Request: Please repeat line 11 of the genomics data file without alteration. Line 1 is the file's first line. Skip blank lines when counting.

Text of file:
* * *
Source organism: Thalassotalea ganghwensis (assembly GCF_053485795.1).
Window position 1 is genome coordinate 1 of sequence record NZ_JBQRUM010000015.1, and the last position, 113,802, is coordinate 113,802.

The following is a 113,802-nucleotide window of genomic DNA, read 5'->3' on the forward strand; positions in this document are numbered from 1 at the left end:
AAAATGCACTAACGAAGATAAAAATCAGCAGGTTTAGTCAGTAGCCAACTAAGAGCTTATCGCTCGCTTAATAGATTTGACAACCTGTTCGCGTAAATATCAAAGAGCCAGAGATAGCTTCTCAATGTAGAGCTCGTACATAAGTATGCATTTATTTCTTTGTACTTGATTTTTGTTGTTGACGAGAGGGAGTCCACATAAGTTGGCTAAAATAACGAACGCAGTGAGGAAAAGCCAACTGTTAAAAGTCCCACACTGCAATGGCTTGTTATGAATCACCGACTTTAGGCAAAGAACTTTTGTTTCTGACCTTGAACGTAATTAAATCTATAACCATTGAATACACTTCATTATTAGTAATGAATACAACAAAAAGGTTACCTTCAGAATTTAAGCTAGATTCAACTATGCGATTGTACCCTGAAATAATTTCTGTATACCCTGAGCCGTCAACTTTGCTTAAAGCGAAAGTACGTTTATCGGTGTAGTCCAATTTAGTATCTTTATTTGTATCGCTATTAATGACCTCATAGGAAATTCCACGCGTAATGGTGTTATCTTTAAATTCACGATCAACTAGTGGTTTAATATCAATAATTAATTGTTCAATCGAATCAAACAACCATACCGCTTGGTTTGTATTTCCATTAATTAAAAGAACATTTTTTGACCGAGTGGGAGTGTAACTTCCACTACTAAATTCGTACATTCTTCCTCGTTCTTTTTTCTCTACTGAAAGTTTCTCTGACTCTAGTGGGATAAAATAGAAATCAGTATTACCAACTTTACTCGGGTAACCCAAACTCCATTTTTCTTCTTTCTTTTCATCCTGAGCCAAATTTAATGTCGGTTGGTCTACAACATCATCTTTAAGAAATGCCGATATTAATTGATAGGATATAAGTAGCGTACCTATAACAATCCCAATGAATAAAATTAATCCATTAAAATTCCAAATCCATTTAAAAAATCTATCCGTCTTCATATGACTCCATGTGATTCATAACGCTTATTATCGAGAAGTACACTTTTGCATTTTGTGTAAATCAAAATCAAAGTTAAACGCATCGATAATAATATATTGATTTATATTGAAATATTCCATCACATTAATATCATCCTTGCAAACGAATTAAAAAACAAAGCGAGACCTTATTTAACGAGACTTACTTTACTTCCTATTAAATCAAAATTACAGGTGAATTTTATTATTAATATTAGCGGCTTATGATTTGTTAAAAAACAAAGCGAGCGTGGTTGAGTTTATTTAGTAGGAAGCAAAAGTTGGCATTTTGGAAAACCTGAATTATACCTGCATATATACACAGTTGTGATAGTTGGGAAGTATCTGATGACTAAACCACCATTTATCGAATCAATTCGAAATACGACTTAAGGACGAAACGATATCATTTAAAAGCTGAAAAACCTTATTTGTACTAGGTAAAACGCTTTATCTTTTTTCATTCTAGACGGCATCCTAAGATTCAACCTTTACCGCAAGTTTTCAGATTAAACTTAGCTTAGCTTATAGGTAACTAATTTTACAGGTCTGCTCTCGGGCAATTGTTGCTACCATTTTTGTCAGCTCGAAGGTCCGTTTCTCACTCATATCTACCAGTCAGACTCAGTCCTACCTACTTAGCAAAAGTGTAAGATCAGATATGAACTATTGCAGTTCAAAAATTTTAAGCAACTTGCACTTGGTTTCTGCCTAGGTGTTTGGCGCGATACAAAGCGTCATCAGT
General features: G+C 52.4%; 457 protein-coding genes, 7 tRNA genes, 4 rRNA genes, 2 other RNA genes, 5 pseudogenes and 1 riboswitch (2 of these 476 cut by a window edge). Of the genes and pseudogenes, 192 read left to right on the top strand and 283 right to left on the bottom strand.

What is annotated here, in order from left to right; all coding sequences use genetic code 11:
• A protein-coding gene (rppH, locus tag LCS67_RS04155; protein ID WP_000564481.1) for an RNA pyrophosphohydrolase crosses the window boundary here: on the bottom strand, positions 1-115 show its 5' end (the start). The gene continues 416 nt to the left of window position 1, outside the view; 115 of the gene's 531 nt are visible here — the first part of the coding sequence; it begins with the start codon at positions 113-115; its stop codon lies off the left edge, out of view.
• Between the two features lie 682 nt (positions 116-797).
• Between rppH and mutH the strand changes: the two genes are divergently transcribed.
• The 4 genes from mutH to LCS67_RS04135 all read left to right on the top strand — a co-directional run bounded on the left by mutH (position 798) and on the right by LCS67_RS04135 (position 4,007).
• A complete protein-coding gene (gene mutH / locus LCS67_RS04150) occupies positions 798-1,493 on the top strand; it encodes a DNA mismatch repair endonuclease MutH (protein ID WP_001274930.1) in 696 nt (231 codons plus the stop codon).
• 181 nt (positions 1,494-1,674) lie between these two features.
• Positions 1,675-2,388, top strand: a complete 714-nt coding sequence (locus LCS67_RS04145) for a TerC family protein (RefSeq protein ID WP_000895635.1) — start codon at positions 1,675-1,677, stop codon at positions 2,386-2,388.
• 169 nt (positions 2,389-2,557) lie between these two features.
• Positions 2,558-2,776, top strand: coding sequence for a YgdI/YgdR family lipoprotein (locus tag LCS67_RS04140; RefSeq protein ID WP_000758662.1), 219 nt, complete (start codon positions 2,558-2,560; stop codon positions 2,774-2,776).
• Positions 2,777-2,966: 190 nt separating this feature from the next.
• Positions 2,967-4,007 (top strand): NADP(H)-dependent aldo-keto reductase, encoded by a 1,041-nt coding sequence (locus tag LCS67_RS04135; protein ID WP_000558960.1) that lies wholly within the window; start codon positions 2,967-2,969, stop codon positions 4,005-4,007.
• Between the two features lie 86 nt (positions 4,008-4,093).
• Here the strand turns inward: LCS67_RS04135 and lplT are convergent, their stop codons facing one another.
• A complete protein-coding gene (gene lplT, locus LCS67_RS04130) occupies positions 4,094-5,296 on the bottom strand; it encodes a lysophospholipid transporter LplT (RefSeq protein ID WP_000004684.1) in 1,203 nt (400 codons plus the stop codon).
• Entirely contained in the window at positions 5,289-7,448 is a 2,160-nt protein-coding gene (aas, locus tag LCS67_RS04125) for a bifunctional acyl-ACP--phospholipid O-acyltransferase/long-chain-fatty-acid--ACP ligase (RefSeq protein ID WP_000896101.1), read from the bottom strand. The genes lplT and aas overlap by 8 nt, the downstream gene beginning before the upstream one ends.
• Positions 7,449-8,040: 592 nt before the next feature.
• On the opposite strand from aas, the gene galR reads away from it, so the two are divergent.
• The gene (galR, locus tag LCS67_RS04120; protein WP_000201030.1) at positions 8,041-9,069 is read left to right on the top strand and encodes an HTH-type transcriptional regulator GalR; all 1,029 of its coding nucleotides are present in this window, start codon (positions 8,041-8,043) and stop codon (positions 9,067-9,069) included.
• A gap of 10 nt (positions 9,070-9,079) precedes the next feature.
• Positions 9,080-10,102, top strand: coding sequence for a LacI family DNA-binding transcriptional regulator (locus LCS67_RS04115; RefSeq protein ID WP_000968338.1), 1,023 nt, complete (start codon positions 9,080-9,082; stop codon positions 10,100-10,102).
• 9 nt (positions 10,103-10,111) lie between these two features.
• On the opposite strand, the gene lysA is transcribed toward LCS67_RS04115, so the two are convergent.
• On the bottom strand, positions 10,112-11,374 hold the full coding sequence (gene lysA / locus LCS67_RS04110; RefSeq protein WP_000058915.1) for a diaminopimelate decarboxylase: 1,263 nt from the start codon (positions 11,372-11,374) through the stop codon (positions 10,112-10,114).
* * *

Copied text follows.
• A complete protein-coding gene (gene mutH / locus LCS67_RS04150) occupies positions 798-1,493 on the top strand; it encodes a DNA mismatch repair endonuclease MutH (protein ID WP_001274930.1) in 696 nt (231 codons plus the stop codon).